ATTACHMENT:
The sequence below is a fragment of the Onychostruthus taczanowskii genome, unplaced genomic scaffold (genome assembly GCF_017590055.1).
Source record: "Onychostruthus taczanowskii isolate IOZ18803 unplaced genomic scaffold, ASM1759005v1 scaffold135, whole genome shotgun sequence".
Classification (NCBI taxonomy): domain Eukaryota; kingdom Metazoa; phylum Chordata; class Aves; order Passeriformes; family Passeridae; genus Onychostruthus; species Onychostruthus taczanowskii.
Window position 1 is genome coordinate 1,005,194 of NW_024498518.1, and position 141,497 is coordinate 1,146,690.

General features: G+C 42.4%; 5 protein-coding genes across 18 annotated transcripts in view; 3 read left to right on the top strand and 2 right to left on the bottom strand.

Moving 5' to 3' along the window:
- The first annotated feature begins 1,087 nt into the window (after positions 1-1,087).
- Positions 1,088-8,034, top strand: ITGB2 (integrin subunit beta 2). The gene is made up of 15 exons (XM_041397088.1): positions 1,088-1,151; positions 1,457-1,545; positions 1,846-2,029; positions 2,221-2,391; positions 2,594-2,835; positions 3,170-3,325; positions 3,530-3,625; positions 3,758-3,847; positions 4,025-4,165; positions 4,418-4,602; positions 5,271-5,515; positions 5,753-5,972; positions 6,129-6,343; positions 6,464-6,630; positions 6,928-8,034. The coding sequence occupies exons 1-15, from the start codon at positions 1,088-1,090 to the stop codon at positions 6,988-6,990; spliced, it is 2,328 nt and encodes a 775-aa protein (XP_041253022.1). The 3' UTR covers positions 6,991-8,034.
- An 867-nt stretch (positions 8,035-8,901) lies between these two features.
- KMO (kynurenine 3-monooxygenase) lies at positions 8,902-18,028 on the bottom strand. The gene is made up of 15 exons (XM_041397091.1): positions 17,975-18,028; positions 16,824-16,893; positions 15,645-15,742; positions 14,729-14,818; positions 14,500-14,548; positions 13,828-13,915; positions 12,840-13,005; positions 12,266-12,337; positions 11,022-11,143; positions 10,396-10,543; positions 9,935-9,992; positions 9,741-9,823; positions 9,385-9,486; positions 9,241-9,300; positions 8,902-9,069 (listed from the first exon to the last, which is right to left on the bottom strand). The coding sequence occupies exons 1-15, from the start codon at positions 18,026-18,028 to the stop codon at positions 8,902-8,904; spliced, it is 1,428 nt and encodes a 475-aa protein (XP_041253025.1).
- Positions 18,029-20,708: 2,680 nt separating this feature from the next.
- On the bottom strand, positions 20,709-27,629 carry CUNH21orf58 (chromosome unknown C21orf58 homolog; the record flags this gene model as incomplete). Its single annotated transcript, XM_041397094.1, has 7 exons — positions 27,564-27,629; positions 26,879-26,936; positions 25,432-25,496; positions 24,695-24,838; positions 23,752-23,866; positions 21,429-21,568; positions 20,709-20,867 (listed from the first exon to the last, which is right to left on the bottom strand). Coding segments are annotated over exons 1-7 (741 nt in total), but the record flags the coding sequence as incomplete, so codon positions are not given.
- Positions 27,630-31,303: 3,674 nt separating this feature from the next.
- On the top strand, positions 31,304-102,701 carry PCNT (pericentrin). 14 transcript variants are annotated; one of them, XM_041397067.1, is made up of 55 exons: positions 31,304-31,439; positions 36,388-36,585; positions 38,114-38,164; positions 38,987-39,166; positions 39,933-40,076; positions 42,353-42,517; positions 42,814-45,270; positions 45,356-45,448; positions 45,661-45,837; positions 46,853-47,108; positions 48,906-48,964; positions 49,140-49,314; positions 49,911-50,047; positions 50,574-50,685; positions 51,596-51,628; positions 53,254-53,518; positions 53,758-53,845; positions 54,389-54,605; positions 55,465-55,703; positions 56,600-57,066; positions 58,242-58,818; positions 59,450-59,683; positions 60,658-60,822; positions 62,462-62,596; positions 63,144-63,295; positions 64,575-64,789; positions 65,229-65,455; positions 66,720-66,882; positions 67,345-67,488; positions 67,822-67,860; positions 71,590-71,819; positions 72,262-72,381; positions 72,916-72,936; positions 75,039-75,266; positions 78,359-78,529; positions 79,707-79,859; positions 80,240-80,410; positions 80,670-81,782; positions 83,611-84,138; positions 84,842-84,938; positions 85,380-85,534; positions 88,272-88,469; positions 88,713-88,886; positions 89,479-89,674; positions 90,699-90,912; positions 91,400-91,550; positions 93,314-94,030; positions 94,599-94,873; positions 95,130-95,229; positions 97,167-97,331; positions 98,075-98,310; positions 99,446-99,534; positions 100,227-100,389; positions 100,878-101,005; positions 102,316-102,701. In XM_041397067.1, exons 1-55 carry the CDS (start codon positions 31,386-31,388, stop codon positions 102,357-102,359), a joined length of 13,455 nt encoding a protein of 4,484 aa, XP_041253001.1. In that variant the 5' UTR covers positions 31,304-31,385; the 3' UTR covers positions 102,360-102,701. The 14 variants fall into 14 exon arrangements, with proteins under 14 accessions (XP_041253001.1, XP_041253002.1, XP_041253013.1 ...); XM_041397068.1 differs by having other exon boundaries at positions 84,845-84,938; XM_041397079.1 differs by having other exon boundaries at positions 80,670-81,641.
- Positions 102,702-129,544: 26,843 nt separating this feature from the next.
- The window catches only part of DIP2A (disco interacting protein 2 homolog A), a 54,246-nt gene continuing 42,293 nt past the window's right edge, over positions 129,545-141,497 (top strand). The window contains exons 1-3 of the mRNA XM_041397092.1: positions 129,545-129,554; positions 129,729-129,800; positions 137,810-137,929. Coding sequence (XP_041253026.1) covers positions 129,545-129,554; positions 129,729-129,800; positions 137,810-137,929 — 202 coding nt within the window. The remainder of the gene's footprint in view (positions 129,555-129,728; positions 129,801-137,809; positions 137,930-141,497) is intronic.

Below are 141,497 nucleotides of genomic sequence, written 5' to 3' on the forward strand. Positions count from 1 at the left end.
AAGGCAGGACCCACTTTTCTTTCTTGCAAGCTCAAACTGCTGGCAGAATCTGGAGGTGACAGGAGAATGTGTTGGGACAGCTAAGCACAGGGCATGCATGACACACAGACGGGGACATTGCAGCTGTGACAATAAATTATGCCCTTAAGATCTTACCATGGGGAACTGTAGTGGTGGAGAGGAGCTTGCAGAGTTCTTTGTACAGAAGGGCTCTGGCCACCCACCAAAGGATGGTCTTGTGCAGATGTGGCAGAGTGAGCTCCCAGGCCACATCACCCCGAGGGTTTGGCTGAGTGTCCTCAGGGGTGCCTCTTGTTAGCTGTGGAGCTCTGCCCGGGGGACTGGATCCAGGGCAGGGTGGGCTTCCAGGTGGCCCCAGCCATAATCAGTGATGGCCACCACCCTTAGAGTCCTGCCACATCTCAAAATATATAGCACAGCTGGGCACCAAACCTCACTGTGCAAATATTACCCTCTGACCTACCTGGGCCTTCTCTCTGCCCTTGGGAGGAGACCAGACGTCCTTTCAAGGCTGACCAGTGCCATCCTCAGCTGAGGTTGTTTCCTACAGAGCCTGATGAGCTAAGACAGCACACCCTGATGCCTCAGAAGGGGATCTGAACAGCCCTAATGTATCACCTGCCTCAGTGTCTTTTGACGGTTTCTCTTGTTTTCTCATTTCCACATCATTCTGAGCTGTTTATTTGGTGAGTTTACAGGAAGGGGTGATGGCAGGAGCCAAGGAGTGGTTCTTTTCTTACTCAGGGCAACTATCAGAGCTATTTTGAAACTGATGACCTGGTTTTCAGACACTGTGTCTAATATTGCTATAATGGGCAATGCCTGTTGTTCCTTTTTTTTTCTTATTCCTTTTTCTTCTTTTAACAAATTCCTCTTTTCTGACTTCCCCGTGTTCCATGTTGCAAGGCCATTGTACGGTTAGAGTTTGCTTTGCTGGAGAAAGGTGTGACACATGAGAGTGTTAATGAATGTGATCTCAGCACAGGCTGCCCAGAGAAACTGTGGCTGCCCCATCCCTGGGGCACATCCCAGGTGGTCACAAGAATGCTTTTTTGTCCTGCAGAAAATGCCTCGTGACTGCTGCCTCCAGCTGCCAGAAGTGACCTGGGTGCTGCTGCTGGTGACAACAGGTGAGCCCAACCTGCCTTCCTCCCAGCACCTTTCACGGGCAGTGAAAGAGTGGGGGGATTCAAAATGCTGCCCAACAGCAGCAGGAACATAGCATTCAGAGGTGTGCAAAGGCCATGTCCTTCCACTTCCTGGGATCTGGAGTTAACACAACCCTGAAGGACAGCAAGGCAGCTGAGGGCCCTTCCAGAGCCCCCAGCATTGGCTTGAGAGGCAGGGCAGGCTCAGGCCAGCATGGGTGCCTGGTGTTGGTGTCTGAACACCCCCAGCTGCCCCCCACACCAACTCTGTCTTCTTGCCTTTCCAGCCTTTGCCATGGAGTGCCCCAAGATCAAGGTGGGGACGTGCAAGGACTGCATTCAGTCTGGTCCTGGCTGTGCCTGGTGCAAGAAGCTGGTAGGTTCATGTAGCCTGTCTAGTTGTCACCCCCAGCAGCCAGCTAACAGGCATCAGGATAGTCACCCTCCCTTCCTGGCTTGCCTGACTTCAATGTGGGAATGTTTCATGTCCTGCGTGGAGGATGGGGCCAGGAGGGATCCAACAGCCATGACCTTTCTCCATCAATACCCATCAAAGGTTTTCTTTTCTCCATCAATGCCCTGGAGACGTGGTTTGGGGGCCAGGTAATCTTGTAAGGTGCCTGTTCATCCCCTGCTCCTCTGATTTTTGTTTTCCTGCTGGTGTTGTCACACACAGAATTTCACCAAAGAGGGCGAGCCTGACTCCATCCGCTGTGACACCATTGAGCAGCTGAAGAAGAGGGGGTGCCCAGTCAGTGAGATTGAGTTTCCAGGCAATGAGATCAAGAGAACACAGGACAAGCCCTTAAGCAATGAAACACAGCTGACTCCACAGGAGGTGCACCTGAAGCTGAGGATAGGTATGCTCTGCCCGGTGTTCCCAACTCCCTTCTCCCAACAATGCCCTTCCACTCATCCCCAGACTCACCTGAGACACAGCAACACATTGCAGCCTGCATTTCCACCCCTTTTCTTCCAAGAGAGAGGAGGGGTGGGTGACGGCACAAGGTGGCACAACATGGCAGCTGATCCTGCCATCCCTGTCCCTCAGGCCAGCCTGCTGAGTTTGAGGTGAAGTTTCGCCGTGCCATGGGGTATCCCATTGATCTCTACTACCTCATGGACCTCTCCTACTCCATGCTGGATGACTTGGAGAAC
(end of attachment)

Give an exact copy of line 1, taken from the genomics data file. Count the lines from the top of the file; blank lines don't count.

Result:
The sequence below is a fragment of the Onychostruthus taczanowskii genome, unplaced genomic scaffold (genome assembly GCF_017590055.1).